Yesterday I ran a session for university campus workers on crossing cultures. I was the teacher, but I learned heaps too. For example, I learned that the way people treat children is a key way in which you can judge their character. I knew that interacting with children is very important for Tanzanians, but I had not made the leap to working out that this is something of a test of character. It came in the context of a discussion about trust. How do you build trust?
I gave three key things that are necessary in Australia: time (opportunity to see one another in action), competence (turning up on time, being prepared, etc) and authenticity (informality, self-deprecation, humour). They split into groups and discussed what is necessary for trust in their culture.
The big one, which every group had, was honesty. This might sound like a no-brainer. (Perhaps you’re wondering why I didn’t include it on my list for Australia too.)
But it floored me, because two days before this seminar, I’d run one on emotional intelligence and the group had been very against expressing emotions openly, with bosses or parents or people senior to you in a hierarchy.
So I asked them, if openness and honesty are key to building trust, do you get a more senior person to trust you by being open and honest?
Of course not, they told me. You must follow the cultural norms for respecting those people.
OK then, I continued trying to puzzle this out, so is showing respect a way of earning that person’s trust?
I expected that practising those social mores would be key to building trust. However, once again, they disagreed. It was like those relationships that I was mentioning were not about trust. I put this to them, and they were uncomfortable putting it that starkly. They preferred to speak about trust in the context of friendship and peers, but not in the context of hierarchical relationships.
I started to wonder if I had asked the wrong question, whether I’d made an assumption that trust can be earned, rather than ascribed on the basis of position. I’m not sure. Perhaps I had assumed that those social norms are there to build trust, but maybe they have a different function. I have so much more to undo, and to learn!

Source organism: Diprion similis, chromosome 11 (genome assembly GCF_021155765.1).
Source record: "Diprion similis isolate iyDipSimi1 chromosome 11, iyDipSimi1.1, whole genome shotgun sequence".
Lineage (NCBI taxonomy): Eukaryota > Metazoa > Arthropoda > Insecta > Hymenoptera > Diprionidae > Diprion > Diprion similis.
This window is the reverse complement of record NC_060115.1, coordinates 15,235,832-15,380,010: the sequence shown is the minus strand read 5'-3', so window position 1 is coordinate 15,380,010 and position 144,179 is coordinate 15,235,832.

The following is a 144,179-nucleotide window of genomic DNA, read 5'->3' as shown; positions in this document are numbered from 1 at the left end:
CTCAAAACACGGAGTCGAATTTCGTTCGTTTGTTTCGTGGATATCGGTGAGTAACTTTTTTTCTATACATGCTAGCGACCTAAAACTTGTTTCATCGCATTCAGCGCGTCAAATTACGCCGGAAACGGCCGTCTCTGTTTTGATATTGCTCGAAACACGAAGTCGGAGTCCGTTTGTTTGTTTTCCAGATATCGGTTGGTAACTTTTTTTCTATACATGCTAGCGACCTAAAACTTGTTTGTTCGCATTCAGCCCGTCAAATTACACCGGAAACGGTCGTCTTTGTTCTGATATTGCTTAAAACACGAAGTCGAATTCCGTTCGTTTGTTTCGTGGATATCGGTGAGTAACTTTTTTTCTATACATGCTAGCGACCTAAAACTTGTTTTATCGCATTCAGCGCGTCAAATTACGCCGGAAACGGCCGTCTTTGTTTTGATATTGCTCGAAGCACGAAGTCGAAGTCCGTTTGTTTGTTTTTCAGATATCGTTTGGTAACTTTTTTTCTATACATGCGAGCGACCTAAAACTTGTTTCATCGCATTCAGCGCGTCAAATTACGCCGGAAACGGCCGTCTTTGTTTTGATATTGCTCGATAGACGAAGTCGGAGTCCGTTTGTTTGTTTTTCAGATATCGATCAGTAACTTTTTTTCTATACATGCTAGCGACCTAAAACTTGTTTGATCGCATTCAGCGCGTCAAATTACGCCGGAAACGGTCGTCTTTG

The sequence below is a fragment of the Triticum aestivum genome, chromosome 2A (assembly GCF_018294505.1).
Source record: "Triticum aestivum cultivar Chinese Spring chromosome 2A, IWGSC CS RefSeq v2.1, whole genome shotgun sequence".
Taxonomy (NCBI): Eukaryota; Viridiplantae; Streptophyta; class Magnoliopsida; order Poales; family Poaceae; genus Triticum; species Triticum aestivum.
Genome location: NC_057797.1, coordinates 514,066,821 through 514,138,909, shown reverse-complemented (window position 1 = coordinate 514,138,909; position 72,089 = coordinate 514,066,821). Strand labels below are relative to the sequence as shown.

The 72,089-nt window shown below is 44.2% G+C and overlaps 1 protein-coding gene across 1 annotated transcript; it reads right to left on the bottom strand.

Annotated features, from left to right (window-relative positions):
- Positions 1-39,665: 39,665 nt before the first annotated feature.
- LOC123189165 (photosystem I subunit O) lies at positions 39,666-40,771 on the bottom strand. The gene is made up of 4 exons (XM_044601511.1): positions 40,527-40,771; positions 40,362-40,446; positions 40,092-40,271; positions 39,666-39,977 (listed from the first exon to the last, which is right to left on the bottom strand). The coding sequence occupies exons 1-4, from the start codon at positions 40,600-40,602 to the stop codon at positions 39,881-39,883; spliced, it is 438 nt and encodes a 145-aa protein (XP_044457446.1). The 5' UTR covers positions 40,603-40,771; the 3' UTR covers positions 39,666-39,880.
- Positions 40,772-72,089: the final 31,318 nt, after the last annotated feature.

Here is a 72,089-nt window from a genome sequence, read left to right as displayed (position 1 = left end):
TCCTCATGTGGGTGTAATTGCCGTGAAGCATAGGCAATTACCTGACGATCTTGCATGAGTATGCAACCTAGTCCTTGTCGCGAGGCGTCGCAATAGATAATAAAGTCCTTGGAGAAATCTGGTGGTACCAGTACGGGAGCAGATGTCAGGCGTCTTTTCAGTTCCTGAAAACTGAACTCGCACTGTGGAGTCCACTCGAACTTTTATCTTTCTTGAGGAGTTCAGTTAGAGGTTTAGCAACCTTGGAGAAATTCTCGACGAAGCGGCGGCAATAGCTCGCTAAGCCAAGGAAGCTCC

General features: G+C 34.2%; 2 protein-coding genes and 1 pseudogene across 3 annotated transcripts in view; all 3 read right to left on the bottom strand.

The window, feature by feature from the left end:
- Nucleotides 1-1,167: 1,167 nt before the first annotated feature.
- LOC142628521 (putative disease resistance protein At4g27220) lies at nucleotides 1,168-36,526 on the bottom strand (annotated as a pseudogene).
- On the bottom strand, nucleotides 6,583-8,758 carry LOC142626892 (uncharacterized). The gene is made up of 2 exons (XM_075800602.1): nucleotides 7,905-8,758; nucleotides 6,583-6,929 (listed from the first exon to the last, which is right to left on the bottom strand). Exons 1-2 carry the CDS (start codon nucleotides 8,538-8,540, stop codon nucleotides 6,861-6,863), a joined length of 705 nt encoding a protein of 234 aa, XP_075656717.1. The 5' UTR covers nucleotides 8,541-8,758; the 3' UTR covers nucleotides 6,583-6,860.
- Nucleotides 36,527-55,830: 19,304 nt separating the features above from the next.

Everyone identified that trying to build trust with someone requires vulnerability. You take a small chance on someone, and those chances get bigger as you build more trust, but it’s always something of a leap of faith. They could disappoint you, and that would hurt. By the same token, to be trusted by others, you must let down some of your self-protections to be open, and that can be scary.
They all expressed a desire to cut through the fear and have open relationships. This has been valued in us by Tanzanians. We say things others won’t, and people say to us, “Thank you for being so open! Now I know how things actually are. I know I can trust you.” They find it refreshing, even though it is basically just our cultural ineptness on display!
But then, we are somewhat adjacent to the normal hierarchies. We are wealthy, and our income comes from an outside source. We have our own kind of power because we are westerners. And people are less likely to hold our mistakes against us, because we are not African. We risk less relationally; we can afford to be honest. It is not our livelihood or our social network which is on the line. Fear plays a big role in relationships for Tanzanians, and that’s justified.
We first wrote about the culture of withholding and secrecy over four years ago, and we are still trying to get our heads around it and put flesh on how it works. It’s part of living in a fear/power culture, where you are constantly assessing who has more power, and how you can protect yourself.
Tamie Davis is an Aussie living in Tanzania, writing at meetjesusatuni.com.